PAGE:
The Ascension of Universal IDs in the Wake of Third-Party Cookies
Note: This post originally appeared on the SpotX website.
On March 18, 2021 we provided an overview of Google’s Privacy Sandbox, a forum for Google and other players in the ad tech industry to propose privacy-centric tracking alternatives to the soon-to-be deceased third-party cookie.
As a reminder, cookies are text files stored on a user’s web browser that collect user data and track activity. These cookies enable site owners and ad tech vendors to serve ads that are relevant to the users’ interests and online behavior. They are also the basis for several essential operational functions such as frequency capping and purchase attribution on the web.
While Google and other Sandbox contributors are slowly progressing toward a viable replacement for the third-party cookie, a different approach is picking up steam in the form of the universal identifier. Universal IDs have been available for several years with varying degrees of industry support, but they are now gaining significantly more traction as a natural successor to the cookie. Familiar universal IDs include The Trade Desk’s Unified ID 1.0, LiveRamp’s IdentityLink, and the IAB Tech Lab’s recently defunct DigiTrust ID.
What purpose do universal IDs serve?
First positioned as simpler and more reliable alternatives to the third-party cookie, universal IDs have seen a rather slow rate of adoption. Now that the death of the third-party cookie is imminent, these IDs are rising in prominence and are beginning to be considered a necessity.
Desktop browsers do not have clear and consistent means for tracking users across the web in the same way that mobile and CTV devices do via device identifiers. Instead, site owners and ad tech vendors rely on a complex process known as cookie syncing to read and interpret the multitude of uncorrelated third-party cookies placed throughout the web. Universal IDs intend to eliminate the complex cookie syncing process while upholding the same level of quality data.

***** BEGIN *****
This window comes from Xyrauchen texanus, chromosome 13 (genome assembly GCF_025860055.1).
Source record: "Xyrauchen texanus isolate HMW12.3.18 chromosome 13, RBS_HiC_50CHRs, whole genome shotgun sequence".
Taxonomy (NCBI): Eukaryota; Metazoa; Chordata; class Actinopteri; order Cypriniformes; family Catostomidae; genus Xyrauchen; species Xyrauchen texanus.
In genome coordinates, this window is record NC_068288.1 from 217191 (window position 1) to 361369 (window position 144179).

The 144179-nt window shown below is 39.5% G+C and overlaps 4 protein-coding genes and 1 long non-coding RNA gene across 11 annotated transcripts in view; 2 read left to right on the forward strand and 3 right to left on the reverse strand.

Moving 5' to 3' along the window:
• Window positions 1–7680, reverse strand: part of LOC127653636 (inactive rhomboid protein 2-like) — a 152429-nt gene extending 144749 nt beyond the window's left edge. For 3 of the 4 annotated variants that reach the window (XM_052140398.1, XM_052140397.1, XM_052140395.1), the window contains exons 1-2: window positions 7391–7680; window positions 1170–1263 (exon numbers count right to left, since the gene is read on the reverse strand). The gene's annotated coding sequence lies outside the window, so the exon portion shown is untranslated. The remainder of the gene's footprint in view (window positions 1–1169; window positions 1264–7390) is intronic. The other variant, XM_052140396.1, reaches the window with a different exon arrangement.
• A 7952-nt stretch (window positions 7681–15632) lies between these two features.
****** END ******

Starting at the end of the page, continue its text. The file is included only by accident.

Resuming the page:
Furthermore, universal IDs were introduced as a way to level the playing field with walled gardens like Facebook and Google. The ubiquitous nature of Facebook and Google’s non-ad-tech offerings gives huge advantages for identifying users and targeting them accordingly. Universal IDs theoretically allow non-walled garden participants to utilize a similar level of quality data.
Which universal IDs should you pay attention to?
There are a handful of universal IDs in the market today, and each one is attempting to position itself as the hero that will save the internet after the third-party cookie runs its course. It is not feasible for every publisher, advertiser, and ad tech vendor to build support for each ID, so it is important that the industry rallies around a select few. As of today, SpotX intends to support The Trade Desk’s Unified ID 2.0 and LiveRamp’s IdentityLink. These two IDs have substantial industry backing and we feel confident that they will continue to gain momentum over the next year. We are evaluating additional IDs and will build support for them if we determine it is necessary.
The Trade Desk Unified ID 2.0
Unified ID 2.0 is the identifier that most of the ad tech industry is rallying behind. Although the initiative was spearheaded by The Trade Desk and LiveRamp, the ID is open source and is available for use across platforms and vendors.
How does it work?